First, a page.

VASG-funded researcher develop a strategy for breeding oysters with improved disease resistance and other profitable characteristics for Virginia’s oyster industry.
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Featured Research Stories
Bringing oysters and industry back after almost a century of disease decimated wild populations was part science, part serendipity.
VASG-funded researchers want to improve the bottom line for Virginia’s oyster growers by selectively breeding oysters with more profitable traits.
As aquaculture efforts expand in Virginia and Maryland, the potential for use conflicts between aquaculture and other uses of the Bay is also growing. The goal of this project is to update a model that maps preferred areas for aquaculture development. In addition, a map viewer will be developed to allows managers to monitor and [...]
Three oyster experts took a road trip into the mind of a seafood buyer, visiting high-end restaurants to find out what makes a half-shell oyster worth purchasing. The Virginia Sea Grant-funded research team want to breed a better, more profitable oyster for Virginia’s aquaculture industry.
Viruses tend to fly—or float—under the radar when it comes to most water quality standards, but Wendi Quidort’s research may be changing that soon. The Virginia Sea Grant Graduate Research Fellow, who is working towards her Ph.D. at Virginia Institute of Marine Science (VIMS), has been making some interesting discoveries about what viruses released from wastewater treatment plants might be doing in Virginia’s creeks and estuaries.
Seeing — and listening — really does equal believing when it comes to public understanding of the sea-level rise that threatens communities along the Chesapeake Bay. That’s the finding of a recent experiment that tested an interactive, online map and other new ways of showing Marylanders who live by the Bay just how real may be the threat of increased coastal flooding from rising seas.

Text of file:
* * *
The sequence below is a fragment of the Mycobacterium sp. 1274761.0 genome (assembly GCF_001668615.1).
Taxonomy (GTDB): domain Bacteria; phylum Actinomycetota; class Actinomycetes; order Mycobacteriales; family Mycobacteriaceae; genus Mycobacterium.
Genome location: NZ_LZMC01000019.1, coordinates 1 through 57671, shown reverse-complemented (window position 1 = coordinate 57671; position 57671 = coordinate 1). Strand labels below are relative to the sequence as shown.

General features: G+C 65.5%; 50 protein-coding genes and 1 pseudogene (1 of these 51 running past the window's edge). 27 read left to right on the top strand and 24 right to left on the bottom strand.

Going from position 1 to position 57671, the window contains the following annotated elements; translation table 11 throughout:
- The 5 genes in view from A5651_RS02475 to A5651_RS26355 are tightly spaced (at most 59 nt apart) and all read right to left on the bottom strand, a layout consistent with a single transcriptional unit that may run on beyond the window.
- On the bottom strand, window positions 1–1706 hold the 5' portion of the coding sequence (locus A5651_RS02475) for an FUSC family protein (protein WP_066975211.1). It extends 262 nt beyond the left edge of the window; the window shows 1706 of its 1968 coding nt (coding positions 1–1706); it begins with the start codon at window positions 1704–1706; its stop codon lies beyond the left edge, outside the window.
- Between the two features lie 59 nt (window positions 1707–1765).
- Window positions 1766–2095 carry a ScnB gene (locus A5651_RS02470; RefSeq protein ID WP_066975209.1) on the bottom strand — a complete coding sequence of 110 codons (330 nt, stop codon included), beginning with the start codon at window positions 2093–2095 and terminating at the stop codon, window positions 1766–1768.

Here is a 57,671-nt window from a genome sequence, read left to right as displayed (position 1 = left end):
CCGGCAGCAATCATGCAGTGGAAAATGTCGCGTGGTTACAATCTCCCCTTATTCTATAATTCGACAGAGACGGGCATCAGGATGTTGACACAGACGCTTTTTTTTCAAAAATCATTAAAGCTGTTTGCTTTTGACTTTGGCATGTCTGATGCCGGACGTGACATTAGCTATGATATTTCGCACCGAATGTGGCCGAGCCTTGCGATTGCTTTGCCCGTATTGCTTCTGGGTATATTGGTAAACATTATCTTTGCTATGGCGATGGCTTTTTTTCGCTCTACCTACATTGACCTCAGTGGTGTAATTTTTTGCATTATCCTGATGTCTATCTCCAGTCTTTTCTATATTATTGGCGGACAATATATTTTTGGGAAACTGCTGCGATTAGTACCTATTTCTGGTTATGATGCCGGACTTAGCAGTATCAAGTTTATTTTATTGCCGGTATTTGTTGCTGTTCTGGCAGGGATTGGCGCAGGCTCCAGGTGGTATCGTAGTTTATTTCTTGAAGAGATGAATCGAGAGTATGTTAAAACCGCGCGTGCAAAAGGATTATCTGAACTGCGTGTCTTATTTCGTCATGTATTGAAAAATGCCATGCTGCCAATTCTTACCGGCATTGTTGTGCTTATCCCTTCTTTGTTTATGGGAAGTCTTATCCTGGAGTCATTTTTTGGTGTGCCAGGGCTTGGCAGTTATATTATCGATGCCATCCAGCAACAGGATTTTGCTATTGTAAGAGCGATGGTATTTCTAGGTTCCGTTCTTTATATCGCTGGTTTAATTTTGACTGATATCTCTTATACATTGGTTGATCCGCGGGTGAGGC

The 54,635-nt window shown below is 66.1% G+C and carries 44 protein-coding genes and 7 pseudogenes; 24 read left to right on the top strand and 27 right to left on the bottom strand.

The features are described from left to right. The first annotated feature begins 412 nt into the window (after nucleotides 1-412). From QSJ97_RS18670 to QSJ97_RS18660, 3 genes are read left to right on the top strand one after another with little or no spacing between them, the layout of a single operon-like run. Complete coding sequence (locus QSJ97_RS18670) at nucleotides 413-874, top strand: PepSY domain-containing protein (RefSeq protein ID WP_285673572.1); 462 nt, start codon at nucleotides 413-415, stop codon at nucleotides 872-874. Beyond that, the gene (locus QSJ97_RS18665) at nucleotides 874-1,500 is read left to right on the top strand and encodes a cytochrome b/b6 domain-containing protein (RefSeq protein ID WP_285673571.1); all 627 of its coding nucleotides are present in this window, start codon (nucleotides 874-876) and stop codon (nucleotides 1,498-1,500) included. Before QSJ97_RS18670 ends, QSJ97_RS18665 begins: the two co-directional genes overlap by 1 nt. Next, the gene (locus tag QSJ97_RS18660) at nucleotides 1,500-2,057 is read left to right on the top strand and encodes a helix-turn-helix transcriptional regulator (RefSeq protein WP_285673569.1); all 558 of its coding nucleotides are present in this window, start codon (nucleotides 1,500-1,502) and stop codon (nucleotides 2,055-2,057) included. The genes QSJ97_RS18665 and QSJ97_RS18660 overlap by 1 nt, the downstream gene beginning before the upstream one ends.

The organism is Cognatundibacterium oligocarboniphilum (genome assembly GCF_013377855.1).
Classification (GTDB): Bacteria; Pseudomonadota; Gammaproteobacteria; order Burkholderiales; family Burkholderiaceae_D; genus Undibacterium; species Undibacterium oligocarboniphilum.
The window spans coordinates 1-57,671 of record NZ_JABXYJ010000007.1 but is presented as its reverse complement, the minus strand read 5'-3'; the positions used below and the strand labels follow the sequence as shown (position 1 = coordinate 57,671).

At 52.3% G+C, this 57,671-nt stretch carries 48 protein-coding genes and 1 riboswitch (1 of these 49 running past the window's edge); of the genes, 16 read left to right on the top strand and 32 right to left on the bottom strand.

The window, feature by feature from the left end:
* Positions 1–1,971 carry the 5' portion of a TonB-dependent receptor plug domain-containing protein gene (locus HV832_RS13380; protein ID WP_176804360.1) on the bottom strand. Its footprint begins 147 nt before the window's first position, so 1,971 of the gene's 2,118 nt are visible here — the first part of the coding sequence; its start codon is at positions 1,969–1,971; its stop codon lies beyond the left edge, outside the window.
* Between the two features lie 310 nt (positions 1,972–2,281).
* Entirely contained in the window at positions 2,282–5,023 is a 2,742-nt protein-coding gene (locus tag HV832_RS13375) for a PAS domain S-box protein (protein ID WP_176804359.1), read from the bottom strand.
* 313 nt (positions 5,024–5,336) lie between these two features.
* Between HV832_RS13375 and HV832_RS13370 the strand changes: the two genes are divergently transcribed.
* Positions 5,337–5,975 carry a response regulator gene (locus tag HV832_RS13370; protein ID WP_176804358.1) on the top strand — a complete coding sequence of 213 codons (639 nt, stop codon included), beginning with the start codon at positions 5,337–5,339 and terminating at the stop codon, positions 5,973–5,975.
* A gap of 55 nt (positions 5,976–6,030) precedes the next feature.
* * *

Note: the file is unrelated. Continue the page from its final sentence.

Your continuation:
VASG-funded researcher John Boon and his team have added forecasts to their tide monitoring website, giving residents of the lower Chesapeake Bay region a new tool for gauging the magnitude of coastal flooding in a given location and minimizing its potential impacts.
These cobia and spadefish hatched to help scientists refine the larvae production process and determine nutrition needs. As tagged fish, they will have one last opportunity to contribute to science as they live out their lives in the wild.
University of Virginia graduate student and Virginia Sea Grant Fellow Alia Al-Haj researches how environmental change will affect seagrass restoration efforts.
Melissa Keywood has received a 2012 Walter B. Jones Award for Excellence in Coastal and Ocean Management. Keywood recently finished her master’s in Urban and Environmental Planning at the University of Virginia (UVA).
Christopher Newport University biology professor Jessica Thompson wants to know whether man-planted grassy banks designed to stop shoreline erosion might also play an important ecological role: providing habitat for small fish called mummichog.
Diamondback terrapins face a variety of threats—from coastal development to crab fishing. A team of VASG-funded researchers are mapping terrapin habitat and threats to aid in the development of effective management strategies.
Virginia’s hard clam industry produces between $20 and $30 million of clams annually, and individual clam farms cover areas ranging from 10’s to 100’s of acres. A Virginia Sea Grant-funded research team led by VIMS faculty members Iris Anderson, Mark Luckenbach, and Mark Brush is investigating the effects of these large-scale aquaculture operations on the flow of nutrients in Bay ecosystems. The results will help managers and clam farmers make sure the industry can function sustainably for years to come.
VASG director Troy Hartley brings a social scientist’s perspective to a National Research Council committee to evaluate fishery stock rebuilding efforts.
Virginia Sea Grant (VASG) supports research efforts in a wide range of disciplines—from ecology to oceanography and from animal health to social science—all providing benefits to Virginia’s coastal environments and communities. VASG offers funding opportunities for graduate student projects, preliminary and pilot research, and larger-scale studies.
Virginia Sea Grant has awarded two-year Graduate Research Fellowships to five students at Virginia institutions. The fellowship supports Ph.D. students engaged in coastal and marine research relevant to Virginia and the VASG strategic plan. The program emphasizes communication skills, and fellows work with outreach or end-user mentors t
Two tools, developed at VIMS with funding by Virginia Sea Grant, help protect property and lives during hurricanes.
When scientists and environmental regulators talk about nutrient pollution, they are primarily talking about additional nitrogen and phosphorus that enters the water from wastewater treatment plants, runoff, and other sources. These extra nutrients can allow algae to grow out of control, creating a phenomenon know as harmful algal blooms (HABs). However little is known about [...]
Waterman George Trice has been collaborating with scientists for eight years to collect data on Atlantic sturgeon.